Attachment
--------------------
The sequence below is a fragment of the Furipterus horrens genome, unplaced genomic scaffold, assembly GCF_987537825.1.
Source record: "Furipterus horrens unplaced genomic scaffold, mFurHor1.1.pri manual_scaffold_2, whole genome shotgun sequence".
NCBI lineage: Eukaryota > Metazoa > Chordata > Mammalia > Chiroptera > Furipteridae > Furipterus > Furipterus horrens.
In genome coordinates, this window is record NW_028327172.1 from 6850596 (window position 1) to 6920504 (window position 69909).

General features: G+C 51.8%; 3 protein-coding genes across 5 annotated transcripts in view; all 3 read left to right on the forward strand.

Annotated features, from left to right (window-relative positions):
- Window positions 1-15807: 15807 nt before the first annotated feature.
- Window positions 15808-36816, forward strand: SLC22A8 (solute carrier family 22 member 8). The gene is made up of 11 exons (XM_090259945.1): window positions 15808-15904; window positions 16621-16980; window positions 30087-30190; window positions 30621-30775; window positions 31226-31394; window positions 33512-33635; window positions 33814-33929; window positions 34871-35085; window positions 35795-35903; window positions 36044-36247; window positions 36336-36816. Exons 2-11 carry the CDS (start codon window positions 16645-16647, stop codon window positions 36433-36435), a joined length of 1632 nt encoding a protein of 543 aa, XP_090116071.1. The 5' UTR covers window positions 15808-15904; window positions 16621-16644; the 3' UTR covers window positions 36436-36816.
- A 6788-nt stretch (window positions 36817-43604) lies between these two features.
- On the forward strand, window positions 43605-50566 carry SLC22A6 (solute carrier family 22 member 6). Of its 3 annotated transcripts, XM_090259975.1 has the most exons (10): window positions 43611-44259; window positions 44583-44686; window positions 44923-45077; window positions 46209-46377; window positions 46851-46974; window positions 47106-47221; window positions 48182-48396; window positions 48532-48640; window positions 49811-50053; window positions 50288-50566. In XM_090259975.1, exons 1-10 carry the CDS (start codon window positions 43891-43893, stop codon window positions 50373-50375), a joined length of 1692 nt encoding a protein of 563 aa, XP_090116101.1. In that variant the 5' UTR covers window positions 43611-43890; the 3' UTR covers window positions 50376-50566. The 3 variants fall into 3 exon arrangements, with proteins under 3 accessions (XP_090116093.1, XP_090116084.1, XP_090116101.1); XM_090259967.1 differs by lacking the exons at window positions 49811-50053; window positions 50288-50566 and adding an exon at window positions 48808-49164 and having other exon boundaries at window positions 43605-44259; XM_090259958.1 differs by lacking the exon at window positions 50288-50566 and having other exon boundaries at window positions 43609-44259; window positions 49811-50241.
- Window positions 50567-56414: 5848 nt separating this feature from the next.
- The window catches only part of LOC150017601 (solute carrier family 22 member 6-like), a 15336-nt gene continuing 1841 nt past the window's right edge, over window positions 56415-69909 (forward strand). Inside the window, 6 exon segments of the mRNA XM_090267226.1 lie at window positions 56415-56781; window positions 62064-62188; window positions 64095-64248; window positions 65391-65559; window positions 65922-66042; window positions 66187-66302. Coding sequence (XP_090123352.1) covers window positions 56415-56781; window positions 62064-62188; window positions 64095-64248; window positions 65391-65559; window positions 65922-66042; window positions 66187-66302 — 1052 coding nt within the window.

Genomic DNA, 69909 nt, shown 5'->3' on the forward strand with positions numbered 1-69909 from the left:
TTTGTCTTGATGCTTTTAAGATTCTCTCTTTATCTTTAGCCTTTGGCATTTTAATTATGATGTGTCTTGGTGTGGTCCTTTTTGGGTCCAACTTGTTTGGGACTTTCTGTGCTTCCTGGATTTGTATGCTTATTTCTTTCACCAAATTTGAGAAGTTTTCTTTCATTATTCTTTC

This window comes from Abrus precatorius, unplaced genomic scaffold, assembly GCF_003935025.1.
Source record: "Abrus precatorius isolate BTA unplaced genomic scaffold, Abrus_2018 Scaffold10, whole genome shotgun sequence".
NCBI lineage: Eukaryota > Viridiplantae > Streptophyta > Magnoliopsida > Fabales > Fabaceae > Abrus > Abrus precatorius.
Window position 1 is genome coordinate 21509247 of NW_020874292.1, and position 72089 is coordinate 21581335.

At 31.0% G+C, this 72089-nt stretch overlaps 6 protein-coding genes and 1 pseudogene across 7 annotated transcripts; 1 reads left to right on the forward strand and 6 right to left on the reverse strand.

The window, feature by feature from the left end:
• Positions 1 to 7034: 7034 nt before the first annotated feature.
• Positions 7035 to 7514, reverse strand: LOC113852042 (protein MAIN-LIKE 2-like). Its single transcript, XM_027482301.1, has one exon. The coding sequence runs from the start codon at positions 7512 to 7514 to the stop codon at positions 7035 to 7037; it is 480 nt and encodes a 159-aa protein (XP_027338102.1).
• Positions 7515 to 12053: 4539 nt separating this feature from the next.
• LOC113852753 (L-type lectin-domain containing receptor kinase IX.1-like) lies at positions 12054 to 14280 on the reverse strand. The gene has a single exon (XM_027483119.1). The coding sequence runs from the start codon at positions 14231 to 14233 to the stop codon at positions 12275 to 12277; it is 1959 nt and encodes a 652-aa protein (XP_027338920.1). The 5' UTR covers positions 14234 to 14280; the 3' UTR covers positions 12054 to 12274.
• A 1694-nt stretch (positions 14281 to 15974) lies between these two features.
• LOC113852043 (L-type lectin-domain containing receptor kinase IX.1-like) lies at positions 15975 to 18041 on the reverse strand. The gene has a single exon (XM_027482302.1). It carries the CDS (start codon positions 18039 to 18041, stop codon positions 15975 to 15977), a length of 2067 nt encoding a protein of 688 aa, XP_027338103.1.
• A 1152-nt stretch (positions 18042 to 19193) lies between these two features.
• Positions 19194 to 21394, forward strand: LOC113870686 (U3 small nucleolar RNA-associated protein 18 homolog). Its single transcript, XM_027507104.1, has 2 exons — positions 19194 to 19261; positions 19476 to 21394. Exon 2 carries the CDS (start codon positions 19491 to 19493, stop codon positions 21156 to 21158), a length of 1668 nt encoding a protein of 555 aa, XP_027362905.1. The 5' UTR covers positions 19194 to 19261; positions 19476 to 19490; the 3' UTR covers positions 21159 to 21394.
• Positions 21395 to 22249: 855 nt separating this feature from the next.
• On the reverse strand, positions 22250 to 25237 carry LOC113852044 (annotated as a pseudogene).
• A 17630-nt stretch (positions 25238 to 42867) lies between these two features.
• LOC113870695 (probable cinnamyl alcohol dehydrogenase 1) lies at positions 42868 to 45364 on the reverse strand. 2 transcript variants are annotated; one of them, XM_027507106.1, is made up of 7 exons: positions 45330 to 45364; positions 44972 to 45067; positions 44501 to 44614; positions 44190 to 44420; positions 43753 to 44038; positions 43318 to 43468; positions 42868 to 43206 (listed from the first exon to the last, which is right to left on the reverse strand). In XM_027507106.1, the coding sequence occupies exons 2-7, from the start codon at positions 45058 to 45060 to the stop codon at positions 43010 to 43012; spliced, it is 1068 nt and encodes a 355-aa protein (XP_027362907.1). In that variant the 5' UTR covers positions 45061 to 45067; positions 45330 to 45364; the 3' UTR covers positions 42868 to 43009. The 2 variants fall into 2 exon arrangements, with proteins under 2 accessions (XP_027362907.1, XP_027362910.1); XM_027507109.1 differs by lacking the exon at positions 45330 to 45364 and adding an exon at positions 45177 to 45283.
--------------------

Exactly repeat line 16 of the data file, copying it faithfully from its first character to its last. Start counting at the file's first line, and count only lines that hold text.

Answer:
Source record: "Abrus precatorius isolate BTA unplaced genomic scaffold, Abrus_2018 Scaffold10, whole genome shotgun sequence".